I’m writing this article just two hours after getting home from the Chicago Transit Authority’s (CTA) second budget hearing. It was held from 6 to 8 PM at its headquarters, 567 W Lake Street. The hearing is where you gain a good understanding of how changes in the way the organization charges for or provides service will affect people.

It’s also where you learn that there is no “average” Chicago transit user. Passengers who use CTA have extremely diverse needs, geographic origins and destinations, jobs, incomes, and beliefs about who should run public transit service and how it should be run.

Not a single person disagreed that it is a necessity to have a “good” transit service in Chicagoland – many speakers stressed the importance of having transit in the region. They showed up because they want the CTA to maintain its current service and even expand service. They showed up because the CTA is important to them. Continue reading There is no typical CTA rider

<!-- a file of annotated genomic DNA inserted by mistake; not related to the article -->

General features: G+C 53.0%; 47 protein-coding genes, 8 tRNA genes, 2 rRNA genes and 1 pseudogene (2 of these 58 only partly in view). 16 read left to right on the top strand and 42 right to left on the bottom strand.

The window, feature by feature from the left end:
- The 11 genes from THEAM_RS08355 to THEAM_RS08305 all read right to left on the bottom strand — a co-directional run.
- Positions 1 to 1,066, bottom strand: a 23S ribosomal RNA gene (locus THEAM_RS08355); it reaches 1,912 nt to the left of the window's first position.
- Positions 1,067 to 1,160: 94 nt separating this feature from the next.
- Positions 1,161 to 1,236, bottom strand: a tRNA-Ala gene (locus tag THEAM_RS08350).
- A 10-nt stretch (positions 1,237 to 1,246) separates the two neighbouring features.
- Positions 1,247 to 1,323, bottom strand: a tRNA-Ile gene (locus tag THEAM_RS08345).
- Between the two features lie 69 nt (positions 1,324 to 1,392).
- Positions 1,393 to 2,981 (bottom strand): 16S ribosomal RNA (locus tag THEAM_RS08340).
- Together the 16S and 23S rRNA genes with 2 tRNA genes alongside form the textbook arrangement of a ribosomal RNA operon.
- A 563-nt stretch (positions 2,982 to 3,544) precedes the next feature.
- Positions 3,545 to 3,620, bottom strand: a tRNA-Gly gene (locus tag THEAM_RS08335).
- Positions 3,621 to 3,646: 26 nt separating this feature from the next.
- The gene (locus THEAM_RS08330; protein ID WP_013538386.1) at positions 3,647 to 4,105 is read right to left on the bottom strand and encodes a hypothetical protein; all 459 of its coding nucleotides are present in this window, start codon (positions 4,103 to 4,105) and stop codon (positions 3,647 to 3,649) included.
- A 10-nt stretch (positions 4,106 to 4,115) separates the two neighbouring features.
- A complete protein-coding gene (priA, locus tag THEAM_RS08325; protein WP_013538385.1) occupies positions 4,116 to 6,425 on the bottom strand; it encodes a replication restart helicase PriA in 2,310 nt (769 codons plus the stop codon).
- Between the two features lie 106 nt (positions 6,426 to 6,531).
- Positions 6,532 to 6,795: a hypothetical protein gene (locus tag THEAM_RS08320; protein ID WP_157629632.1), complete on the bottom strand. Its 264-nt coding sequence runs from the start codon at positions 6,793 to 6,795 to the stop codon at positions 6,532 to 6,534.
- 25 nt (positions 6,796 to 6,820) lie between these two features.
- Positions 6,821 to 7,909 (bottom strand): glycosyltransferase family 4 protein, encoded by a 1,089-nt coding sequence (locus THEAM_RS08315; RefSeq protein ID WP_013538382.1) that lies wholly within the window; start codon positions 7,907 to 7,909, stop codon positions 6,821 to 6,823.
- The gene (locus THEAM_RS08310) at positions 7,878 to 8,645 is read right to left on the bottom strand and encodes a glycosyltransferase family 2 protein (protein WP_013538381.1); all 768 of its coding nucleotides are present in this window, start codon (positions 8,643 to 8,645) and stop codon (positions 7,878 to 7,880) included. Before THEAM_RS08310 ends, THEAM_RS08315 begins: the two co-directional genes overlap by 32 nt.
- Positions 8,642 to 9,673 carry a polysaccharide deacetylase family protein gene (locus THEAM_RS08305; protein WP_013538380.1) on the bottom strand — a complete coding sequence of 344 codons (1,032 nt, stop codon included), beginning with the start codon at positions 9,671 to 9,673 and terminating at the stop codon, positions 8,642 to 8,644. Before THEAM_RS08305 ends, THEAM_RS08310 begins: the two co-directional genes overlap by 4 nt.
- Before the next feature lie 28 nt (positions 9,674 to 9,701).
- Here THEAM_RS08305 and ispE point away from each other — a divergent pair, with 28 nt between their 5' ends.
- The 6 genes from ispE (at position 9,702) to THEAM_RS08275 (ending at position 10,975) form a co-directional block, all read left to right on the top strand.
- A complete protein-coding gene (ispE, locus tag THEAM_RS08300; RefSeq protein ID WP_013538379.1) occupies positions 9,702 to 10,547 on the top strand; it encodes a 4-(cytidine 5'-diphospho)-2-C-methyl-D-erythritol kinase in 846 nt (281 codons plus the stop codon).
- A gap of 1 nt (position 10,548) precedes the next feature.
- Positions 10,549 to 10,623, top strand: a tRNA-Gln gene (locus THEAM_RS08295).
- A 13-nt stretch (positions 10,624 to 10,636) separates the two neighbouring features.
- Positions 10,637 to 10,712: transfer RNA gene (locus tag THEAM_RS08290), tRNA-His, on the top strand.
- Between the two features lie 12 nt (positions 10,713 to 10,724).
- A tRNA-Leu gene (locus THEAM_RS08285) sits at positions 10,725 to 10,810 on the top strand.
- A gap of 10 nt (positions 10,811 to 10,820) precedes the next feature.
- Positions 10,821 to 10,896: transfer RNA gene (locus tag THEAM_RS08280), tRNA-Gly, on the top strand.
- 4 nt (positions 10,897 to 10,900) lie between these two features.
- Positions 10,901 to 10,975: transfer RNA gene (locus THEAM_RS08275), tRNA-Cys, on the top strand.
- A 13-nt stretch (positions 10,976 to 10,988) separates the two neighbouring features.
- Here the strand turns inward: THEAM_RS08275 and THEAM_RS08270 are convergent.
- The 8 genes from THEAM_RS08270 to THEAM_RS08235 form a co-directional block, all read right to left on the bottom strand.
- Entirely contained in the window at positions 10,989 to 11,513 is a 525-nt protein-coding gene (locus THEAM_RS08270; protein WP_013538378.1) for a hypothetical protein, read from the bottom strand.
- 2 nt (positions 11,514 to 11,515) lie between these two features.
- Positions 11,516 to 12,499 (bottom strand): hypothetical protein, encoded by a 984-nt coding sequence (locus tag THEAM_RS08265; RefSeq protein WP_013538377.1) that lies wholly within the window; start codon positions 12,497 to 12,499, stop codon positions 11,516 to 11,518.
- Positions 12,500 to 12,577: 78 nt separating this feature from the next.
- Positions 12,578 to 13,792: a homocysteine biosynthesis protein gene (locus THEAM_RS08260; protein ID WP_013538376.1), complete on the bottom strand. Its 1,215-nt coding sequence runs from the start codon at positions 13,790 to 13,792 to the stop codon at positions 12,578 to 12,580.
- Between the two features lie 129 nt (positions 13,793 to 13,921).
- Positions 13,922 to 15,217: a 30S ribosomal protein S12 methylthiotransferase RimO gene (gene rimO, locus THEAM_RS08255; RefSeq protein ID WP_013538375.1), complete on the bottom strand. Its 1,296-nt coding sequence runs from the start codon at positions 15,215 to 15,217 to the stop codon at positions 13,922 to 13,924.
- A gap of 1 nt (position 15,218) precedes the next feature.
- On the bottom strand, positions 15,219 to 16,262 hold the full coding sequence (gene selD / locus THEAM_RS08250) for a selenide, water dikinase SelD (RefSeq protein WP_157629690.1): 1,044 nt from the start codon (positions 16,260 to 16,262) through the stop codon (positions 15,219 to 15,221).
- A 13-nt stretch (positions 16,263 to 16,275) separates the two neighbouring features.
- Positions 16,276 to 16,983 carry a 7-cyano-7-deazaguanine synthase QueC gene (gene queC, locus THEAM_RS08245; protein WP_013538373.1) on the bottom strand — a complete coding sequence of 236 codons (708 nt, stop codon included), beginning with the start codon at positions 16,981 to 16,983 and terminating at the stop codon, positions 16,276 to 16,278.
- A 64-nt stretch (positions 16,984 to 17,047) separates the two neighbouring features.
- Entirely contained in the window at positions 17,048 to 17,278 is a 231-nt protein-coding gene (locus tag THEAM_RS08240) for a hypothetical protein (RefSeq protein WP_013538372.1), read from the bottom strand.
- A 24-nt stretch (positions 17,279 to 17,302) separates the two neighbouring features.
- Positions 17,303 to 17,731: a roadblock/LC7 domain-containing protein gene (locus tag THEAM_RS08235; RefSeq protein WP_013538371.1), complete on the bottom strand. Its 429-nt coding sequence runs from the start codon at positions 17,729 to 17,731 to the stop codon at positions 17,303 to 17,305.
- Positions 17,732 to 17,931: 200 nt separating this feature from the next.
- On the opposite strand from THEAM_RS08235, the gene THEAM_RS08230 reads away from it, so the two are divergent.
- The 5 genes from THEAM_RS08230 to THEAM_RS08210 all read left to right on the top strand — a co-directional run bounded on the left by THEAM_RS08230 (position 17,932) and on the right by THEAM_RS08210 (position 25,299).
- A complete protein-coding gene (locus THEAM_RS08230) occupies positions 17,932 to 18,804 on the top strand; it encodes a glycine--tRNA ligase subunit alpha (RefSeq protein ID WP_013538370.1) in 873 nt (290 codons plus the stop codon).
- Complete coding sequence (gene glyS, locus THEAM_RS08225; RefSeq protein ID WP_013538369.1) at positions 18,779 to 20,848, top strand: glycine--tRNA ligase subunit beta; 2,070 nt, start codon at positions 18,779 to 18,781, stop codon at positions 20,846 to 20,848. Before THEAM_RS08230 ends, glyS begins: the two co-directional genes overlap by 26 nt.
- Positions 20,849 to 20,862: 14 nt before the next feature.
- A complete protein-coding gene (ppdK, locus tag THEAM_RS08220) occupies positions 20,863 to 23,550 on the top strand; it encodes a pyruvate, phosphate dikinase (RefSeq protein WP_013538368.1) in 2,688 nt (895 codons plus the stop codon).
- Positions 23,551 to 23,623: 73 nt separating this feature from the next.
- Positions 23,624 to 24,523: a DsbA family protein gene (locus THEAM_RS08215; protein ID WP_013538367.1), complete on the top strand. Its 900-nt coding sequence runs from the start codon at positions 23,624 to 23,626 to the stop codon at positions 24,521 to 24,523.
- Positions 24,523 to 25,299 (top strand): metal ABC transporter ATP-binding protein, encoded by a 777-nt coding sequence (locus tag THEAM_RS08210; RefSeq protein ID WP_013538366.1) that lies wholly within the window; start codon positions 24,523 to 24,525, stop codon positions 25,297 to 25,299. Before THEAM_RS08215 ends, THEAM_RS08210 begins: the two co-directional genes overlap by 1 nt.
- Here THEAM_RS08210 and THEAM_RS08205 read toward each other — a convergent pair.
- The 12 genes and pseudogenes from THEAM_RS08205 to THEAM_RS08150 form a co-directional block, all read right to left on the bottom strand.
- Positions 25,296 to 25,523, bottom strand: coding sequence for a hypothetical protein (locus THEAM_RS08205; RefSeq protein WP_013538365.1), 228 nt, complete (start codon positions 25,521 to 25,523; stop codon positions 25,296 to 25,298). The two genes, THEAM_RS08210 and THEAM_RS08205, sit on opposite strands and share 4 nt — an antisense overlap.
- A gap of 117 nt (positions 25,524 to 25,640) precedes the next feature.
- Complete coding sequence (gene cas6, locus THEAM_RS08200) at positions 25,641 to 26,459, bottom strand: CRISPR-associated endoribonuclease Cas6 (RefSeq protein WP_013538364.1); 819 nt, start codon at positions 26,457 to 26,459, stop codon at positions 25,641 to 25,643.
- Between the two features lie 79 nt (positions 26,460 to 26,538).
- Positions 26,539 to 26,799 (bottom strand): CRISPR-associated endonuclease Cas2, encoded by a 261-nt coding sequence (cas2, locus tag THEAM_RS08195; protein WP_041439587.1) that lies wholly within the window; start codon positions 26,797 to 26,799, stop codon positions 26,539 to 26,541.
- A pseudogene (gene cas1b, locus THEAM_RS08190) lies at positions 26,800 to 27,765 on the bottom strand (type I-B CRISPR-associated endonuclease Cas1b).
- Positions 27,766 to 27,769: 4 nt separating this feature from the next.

Was Emanuel saying he would use congestion parking tax for bike lanes a fluke?

It’s been a week and a day since Mayor Emanuel gave a speech to Chicago City Council describing the 2012 budget his administration proposes. In that speech he proposed a $2 per weekday tax on people who park in garages downtown and in River North, in order to “invest in new and existing stations, and bus rapid transit stations, expand bike lanes, and other efforts to reduce congestion in the downtown area”.

In the past eight days, it’s been announced that this “congestion premium” would help pay to construct a new Green Line station at Cermark Road, within blocks of McCormick Place, and help launch a bus rapid transit (BRT) system.

But not a single repeat mention of bike lanes. It wasn’t in the press release, no newspaper is talking about it, and the mayor himself hasn’t mentioned it again. To make sure I wasn’t misreading things or hearing him say it wrong, I took a screenshot of the live transcript on the City Clerk’s website.